Student debate team finishes second at national Ethics Bowl

a photograph of the UCSB team at the Ethics Bowl
UCSB's Ethics Bowl Team (from left), James Wangjin Xie, Chaya Haugland, Griffin Baxley, Enri Lala, Isabelle Brady and Natalie Ries

In a final matchup of arguments about artificial intelligence and affirmative action, UC Santa Barbara’s student team finished second nationally at the Ethics Bowl — the best showing by any UC school in the 28-year history of the annual event.

“This is the ultimate competition in our field,” said teammember Enri Lala, a second-year history and global studies major and vice president of outreach for UCSB’s Ethics Bowl Team in the Department of Philosophy. This year, more than 200 schools competed. 

Advancing as the dark horse from regional competition with a runner-up finish in California, UCSB was pitted against nearly three dozen teams in Cincinnati for the national event, where teams wrestled with often polarizing issues, from AI and affirmative action to foreign policy, war and biomedical ethics, among others. 

Along the way, UCSB dispatched a bevy of longtime favorites, including teams from Yale University, University of Chicago, University of Maryland, Baltimore County (UMBC) and defending champion U.S. Naval Academy. UCSB’s success was a huge turnaround from last year, when the team failed to make it out of the regionals, Lala noted. He credited team coaches Jon Charry and David King, both of whom are graduate students in philosophy, for their “countless hours giving detailed feedback . . . and encouraging us in every way possible.”

In the final matchup, students discussed what limits ought to be put on AI and who should enforce them. They also argued the moral nuances of commitments made by institutes of higher education to achieve student-body diversity. In the end, the University of North Carolina at Chapel Hill came out on top. A video of the final is available here.

“The (team’s) performance this year took a lot of people by surprise,” said Charry and King in a joint statement. “No one thought the UCSB team was a joke. But no one thought we were the absolute cream of the crop either. We had seen just how much they had grown and leveled up their game since regionals, and we . . . had no doubt that they could go toe-to-toe with any team in the nation.”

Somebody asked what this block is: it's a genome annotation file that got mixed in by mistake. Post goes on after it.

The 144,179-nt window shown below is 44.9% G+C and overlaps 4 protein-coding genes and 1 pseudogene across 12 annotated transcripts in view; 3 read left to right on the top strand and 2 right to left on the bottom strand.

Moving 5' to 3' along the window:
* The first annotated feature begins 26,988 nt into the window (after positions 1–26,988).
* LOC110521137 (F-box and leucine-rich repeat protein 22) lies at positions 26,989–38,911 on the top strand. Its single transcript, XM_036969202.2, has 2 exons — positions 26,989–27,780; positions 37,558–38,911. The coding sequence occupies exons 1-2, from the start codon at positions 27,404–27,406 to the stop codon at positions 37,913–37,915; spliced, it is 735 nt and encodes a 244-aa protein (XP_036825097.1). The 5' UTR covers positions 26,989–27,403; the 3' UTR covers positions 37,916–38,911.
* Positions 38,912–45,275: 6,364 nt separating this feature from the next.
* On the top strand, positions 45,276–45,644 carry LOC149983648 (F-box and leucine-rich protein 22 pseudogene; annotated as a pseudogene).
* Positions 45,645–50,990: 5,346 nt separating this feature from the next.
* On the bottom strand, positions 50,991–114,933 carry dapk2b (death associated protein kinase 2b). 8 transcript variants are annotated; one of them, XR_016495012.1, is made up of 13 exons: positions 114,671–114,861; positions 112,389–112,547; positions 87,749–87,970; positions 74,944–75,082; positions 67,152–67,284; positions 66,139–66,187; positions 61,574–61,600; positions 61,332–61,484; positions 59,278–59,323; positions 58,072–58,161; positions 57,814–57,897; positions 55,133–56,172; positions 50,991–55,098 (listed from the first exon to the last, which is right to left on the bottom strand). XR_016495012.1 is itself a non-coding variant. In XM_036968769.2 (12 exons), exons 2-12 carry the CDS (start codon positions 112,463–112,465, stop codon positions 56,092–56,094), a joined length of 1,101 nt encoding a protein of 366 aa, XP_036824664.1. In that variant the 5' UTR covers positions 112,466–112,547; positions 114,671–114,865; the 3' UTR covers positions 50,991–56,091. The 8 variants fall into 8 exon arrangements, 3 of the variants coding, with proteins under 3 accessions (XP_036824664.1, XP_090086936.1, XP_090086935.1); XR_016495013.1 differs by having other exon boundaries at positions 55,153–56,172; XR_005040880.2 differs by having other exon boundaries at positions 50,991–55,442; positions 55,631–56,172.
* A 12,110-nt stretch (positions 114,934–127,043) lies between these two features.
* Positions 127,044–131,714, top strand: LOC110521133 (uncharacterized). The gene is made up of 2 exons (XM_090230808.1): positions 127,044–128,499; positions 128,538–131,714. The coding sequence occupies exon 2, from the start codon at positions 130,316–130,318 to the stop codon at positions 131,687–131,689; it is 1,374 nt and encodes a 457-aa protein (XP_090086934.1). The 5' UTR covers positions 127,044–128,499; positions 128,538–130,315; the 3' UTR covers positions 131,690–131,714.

The UCSB Ethics Bowl Team is comprised of undergraduates in a variety of majors: Griffin Baxley (biology); Isabelle Brady (philosophy and English); Chaya Haugland (economics, with minors in philosophy and linguistics); Enri Lala (history and global studies); Natalie Ries (philosophy and sociology) and James Wangjin Xie (philosophy).

The competition is held in conjunction with the annual international conference of the Association for Practical and Professional Ethics (APPE), a nonprofit founded in 1991 to advance scholarship, education and practice in practical and professional ethics.

“Teams are not assigned pro and con sides of an ethical issue and are not judged by their answers to specific questions but by their ability to identify and analyze the ethical dimensions of each case in a clear, focused and thoughtful manner and with an appreciation for varied perspectives,” according to the APPE.

“In some ways, the conversations during Ethics Bowl rounds are the antithesis of what most of us have come to expect when picturing conversations about really difficult topics,” added Kristen Fuhs Wells, the association’s executive director. “Although the students are dealing with controversial questions and often opposing viewpoints, they listen and empathize. They discuss and reason with each other. They present positions based on just and ethical considerations. I can’t help but imagine the types of solutions we could come up with if we all practiced the same approach to talking with people about our disagreements.”

group shot of Ethics Bowl Team with coaches
Photo Credit
UCSB Ethics Bowl Team with coaches David King (far left) and Jon Charry (second from left).
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Keith Hamm

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